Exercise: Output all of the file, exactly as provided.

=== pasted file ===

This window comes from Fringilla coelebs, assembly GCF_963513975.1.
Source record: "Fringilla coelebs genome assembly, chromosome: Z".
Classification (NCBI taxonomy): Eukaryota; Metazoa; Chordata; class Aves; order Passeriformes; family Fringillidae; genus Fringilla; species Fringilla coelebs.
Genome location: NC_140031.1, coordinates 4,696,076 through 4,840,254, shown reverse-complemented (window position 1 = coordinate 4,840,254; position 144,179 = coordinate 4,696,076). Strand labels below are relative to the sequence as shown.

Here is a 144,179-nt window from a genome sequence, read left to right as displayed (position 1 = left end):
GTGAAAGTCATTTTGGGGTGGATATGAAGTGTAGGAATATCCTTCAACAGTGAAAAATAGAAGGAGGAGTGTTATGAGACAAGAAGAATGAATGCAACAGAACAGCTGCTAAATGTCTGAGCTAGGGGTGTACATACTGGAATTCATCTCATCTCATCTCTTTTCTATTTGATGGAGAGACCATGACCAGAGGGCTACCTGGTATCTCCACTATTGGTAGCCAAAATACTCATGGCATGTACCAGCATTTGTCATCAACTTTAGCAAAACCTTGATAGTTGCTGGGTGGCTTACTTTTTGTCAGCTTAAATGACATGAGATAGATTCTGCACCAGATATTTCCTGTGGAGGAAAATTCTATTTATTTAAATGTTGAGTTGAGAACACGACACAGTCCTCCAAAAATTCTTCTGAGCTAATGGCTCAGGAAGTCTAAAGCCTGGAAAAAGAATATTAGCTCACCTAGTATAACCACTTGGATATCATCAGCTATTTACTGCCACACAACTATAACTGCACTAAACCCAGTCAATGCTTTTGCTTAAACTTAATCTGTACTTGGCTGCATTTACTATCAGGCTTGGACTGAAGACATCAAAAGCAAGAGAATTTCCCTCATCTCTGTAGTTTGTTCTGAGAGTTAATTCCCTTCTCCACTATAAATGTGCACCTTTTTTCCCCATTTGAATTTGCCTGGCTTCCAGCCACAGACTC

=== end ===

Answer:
This window comes from Fringilla coelebs, assembly GCF_963513975.1.
Source record: "Fringilla coelebs genome assembly, chromosome: Z".
Classification (NCBI taxonomy): Eukaryota; Metazoa; Chordata; class Aves; order Passeriformes; family Fringillidae; genus Fringilla; species Fringilla coelebs.
Genome location: NC_140031.1, coordinates 4,696,076 through 4,840,254, shown reverse-complemented (window position 1 = coordinate 4,840,254; position 144,179 = coordinate 4,696,076). Strand labels below are relative to the sequence as shown.

Here is a 144,179-nt window from a genome sequence, read left to right as displayed (position 1 = left end):
GTGAAAGTCATTTTGGGGTGGATATGAAGTGTAGGAATATCCTTCAACAGTGAAAAATAGAAGGAGGAGTGTTATGAGACAAGAAGAATGAATGCAACAGAACAGCTGCTAAATGTCTGAGCTAGGGGTGTACATACTGGAATTCATCTCATCTCATCTCTTTTCTATTTGATGGAGAGACCATGACCAGAGGGCTACCTGGTATCTCCACTATTGGTAGCCAAAATACTCATGGCATGTACCAGCATTTGTCATCAACTTTAGCAAAACCTTGATAGTTGCTGGGTGGCTTACTTTTTGTCAGCTTAAATGACATGAGATAGATTCTGCACCAGATATTTCCTGTGGAGGAAAATTCTATTTATTTAAATGTTGAGTTGAGAACACGACACAGTCCTCCAAAAATTCTTCTGAGCTAATGGCTCAGGAAGTCTAAAGCCTGGAAAAAGAATATTAGCTCACCTAGTATAACCACTTGGATATCATCAGCTATTTACTGCCACACAACTATAACTGCACTAAACCCAGTCAATGCTTTTGCTTAAACTTAATCTGTACTTGGCTGCATTTACTATCAGGCTTGGACTGAAGACATCAAAAGCAAGAGAATTTCCCTCATCTCTGTAGTTTGTTCTGAGAGTTAATTCCCTTCTCCACTATAAATGTGCACCTTTTTTCCCCATTTGAATTTGCCTGGCTTCCAGCCACAGACTC